Monday, January 19, 2015

Suiting Up for the Deep Freeze

It is cold out there; I mean bone chilling, icicles in your beard, frost on the inside of the window, hug the wood stove cold. I laugh each time I watch the news during these extreme cold snaps. Don’t go outside and if you do, don’t stay out for more than 30 minutes at a time. Words that come from people who have never lived on a farm or ranch. All the chores have to be done, so dress the part, warm up when you have too and power on through it.
There really is no way to prepare yourself for feeding in the cold. Sure we dress in layers and preparing to feed is something akin to getting suited up for a space walk. Maybe I am different than everyone else (I have been told that) but I do have a certain order that I follow when putting on my “arctic chill” chore clothes. Any deviation from the protocol has serious implications.
First is the foot wear. I prefer a really good, thick pair of wool socks, but in the case of an extend cold snap I do start layering regular socks. Then it is absolutely critical to put on your boots. I have enough trouble putting my boots on without added layers (or more correctly added additional layers on top of the layers I have added over the years). At this point I pause to catch my breath.
Next comes the hooded sweatshirt. This is a very important layer. The most important thing is to remember to take your cell phone out of your shirt pocket. Failure to do so will result in a missed phone call, a choking hazard and possible dislocated shoulders. Then on top of the hoodie comes my bibs. I have a pair that zips up the middle, a nice feature until the zipper stops working. Next the legs must be zipped. This is another part of the procedure that requires groaning, grunting and a pause to catch my breath again (I really ought to consider getting in better shape).
Next comes the critical placement of the earlier mentioned cell phone in the front pocket of my bibs. This allows for easier (note easier and not easy) access and results in half as many missed calls. This is also when I check my pockets and take inventory of the medicine, syringes, pliers, clips, fence insulators, money, gum, candy, receipts…… well you get the idea. All of the stuff that I accumulated in my pockets from the days, weeks and months prior to today, I then make a decision about what I need and cull the rest to the cabinet next to the door. The very same cabinet that is remarkably cluttered and gets me in trouble with Jennifer, but you never put anything away; you might need it later on that day.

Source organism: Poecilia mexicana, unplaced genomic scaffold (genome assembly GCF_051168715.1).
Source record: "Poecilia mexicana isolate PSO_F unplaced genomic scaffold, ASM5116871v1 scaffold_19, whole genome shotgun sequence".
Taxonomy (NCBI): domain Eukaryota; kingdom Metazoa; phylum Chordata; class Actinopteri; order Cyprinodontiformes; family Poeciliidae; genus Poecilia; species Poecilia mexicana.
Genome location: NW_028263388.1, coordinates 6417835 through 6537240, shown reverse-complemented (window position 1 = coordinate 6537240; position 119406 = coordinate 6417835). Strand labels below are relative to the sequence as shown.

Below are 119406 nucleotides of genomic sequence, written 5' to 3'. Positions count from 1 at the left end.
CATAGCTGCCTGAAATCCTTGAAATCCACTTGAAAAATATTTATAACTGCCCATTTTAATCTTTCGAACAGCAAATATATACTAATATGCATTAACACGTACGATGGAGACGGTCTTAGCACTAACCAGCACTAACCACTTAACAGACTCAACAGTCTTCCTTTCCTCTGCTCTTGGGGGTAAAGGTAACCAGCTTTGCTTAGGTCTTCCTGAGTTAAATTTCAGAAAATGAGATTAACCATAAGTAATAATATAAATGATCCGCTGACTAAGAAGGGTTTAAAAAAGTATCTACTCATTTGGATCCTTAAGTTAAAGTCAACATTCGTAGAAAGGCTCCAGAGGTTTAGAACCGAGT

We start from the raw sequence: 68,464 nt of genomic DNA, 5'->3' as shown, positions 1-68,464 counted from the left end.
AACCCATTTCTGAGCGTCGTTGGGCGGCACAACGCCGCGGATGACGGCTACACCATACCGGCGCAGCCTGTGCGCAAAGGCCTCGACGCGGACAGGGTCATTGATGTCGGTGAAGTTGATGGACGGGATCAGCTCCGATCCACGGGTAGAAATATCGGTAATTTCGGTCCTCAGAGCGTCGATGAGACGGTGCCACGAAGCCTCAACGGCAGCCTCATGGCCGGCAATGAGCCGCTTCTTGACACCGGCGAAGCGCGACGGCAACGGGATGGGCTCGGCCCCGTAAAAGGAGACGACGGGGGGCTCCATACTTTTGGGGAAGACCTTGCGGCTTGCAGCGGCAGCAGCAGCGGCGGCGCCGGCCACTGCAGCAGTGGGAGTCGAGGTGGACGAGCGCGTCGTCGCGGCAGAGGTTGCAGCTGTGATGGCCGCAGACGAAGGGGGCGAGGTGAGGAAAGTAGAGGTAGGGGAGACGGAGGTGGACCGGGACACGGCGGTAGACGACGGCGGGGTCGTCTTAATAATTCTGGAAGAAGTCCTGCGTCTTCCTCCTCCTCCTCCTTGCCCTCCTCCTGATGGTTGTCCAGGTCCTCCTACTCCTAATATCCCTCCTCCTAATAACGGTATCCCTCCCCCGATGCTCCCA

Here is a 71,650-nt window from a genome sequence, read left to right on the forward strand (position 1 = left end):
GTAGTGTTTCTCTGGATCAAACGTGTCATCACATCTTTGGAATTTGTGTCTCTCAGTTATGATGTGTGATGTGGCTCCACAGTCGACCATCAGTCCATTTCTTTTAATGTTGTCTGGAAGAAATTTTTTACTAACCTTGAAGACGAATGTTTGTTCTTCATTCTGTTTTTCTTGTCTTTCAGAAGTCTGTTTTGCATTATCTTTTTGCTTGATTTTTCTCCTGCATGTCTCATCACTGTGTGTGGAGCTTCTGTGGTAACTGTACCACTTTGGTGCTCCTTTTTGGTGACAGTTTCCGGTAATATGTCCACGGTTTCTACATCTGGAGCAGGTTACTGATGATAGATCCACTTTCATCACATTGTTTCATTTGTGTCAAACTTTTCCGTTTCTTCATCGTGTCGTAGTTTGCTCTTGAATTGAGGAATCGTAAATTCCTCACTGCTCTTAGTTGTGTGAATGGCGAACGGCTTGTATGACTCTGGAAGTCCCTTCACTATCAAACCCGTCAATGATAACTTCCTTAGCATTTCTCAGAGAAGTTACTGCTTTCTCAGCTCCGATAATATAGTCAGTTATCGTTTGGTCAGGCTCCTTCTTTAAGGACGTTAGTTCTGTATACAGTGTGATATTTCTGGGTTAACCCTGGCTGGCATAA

Next I locate my winter hat. This year I graduated from a stocking cap to the wool hat with a bill but most importantly a hat with ear flaps. It is the kind of hat that I swore for years I would not wear and now wonder why I was so stupid. Before you put the hat on a decision must be made. Ear flaps up or down, it is a decision that is often made based on the wind and has other very real implications. Ear flaps down result in many more missed calls.
The final part of the “arctic chill” suiting up is gloves. Often that includes the hunt for gloves. Sure I have quite a few gloves on the afore mentioned cabinet, but finding the right pair requires a great deal of skill and even more luck. First, they must be dry, that usually knocks out about half of the herd. Then you must have one for each hand. There go a great number of left handed gloves. Finally, it must not have large holes. Often these three criteria will get me down to one set of two gloves. Notice I did not say a pair of gloves. Most likely I will not have a matched pair, but if I have one for each hand, free of holes and dry, it is going to be a good day.
Then and only then, I am ready to open the hatch, I mean door, and take one giant step for mankind. OK so I am being just a little over dramatic but it does seem like a rather large accomplishment. Braced against the cold I head out to perform my daily chores and care for the animals entrusted to my care. The very same animals that seem to be disappointingly unimpressed with my sacrifices. So goes the life of a rancher in January.

Wednesday, January 14, 2015

Parental Guidance

Once in a while your kids will do something to make you think you aren’t so bad at this parenting thing. Last week was that time with Isaac. Earlier in the week he was left in charge of chores for three days, it was one of those life altering days when Dad finally realized that Son was old enough, mature enough and big enough to leave in charge. That and because of doctor’s appointments, Farm Bureau meetings and his sister’s surgery, Dad didn’t have much choice.
Not only was he left in charge of the chores but it also rained leaving the barnyard and surrounding pastures and roads mucky and muddy, further complicating his assigned duties. Now don’t get me wrong, he has done the chores many times and has been in charge before, but never for three days straight. The night before I briefed him over and over until I finally got the “I know Dad, you have told me at least five times” response.
We may all cuss our constant connectivity but I really don’t know how my parents did it. Of course maybe it wasn’t so bad not being able to text or call anytime and from anywhere. I am fairly confident Ike did not respond to my texts for an extended period of time on purpose. Even though he swears he responded as soon as he got it.
I probably deserved it. One of his assigned duties was to feed cows. No problem, he has done it many times. The only complication was that we did not have a tractor at our house, the pasture feeding area was muddy and our feed pickup is, well, somewhat fragile. By fragile I mean, old, beat up, and held together by baling wire and duct tape and about to fall apart. It needed to be handled delicately to survive until the new, used, tractor was to be delivered.
Did I think Ike would deliberately tear up the pickup? No, of course not, he is a really good driver. The feed pickup has some quirks and it takes skill to know where it can be driven and how it should be driven. We all know skill is gained by experience and most of that bad experiences and I just did not have time for any bad experiences leading to a breakdown.